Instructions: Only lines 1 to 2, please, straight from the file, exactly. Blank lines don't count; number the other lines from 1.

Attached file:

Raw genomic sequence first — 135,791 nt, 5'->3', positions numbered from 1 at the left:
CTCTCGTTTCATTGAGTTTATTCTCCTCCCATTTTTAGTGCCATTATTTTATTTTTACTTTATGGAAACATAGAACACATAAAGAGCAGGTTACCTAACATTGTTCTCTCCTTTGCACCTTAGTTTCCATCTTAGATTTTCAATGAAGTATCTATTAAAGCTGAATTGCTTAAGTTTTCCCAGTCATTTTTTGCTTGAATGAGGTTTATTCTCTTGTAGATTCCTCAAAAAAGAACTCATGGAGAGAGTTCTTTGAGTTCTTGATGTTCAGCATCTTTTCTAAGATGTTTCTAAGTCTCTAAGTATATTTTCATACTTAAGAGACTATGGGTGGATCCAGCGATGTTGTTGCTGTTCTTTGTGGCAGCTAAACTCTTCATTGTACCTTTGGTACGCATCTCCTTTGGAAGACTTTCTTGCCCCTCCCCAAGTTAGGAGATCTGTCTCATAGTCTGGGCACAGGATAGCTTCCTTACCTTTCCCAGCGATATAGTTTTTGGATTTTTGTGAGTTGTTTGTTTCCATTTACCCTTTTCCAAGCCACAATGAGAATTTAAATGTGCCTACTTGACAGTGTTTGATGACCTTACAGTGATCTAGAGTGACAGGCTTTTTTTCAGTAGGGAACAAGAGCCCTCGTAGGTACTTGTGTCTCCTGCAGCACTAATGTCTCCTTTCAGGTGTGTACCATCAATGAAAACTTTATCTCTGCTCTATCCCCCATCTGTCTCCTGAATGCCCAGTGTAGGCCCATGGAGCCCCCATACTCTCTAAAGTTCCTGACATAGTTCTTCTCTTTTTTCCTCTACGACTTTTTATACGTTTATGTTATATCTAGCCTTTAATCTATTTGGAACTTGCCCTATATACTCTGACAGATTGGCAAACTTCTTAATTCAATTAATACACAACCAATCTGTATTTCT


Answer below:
Raw genomic sequence first — 135,791 nt, 5'->3', positions numbered from 1 at the left:
CTCTCGTTTCATTGAGTTTATTCTCCTCCCATTTTTAGTGCCATTATTTTATTTTTACTTTATGGAAACATAGAACACATAAAGAGCAGGTTACCTAACATTGTTCTCTCCTTTGCACCTTAGTTTCCATCTTAGATTTTCAATGAAGTATCTATTAAAGCTGAATTGCTTAAGTTTTCCCAGTCATTTTTTGCTTGAATGAGGTTTATTCTCTTGTAGATTCCTCAAAAAAGAACTCATGGAGAGAGTTCTTTGAGTTCTTGATGTTCAGCATCTTTTCTAAGATGTTTCTAAGTCTCTAAGTATATTTTCATACTTAAGAGACTATGGGTGGATCCAGCGATGTTGTTGCTGTTCTTTGTGGCAGCTAAACTCTTCATTGTACCTTTGGTACGCATCTCCTTTGGAAGACTTTCTTGCCCCTCCCCAAGTTAGGAGATCTGTCTCATAGTCTGGGCACAGGATAGCTTCCTTACCTTTCCCAGCGATATAGTTTTTGGATTTTTGTGAGTTGTTTGTTTCCATTTACCCTTTTCCAAGCCACAATGAGAATTTAAATGTGCCTACTTGACAGTGTTTGATGACCTTACAGTGATCTAGAGTGACAGGCTTTTTTTCAGTAGGGAACAAGAGCCCTCGTAGGTACTTGTGTCTCCTGCAGCACTAATGTCTCCTTTCAGGTGTGTACCATCAATGAAAACTTTATCTCTGCTCTATCCCCCATCTGTCTCCTGAATGCCCAGTGTAGGCCCATGGAGCCCCCATACTCTCTAAAGTTCCTGACATAGTTCTTCTCTTTTTTCCTCTACGACTTTTTATACGTTTATGTTATATCTAGCCTTTAATCTATTTGGAACTTGCCCTATATACTCTGACAGATTGGCAAACTTCTTAATTCAATTAATACACAACCAATCTGTATTTCT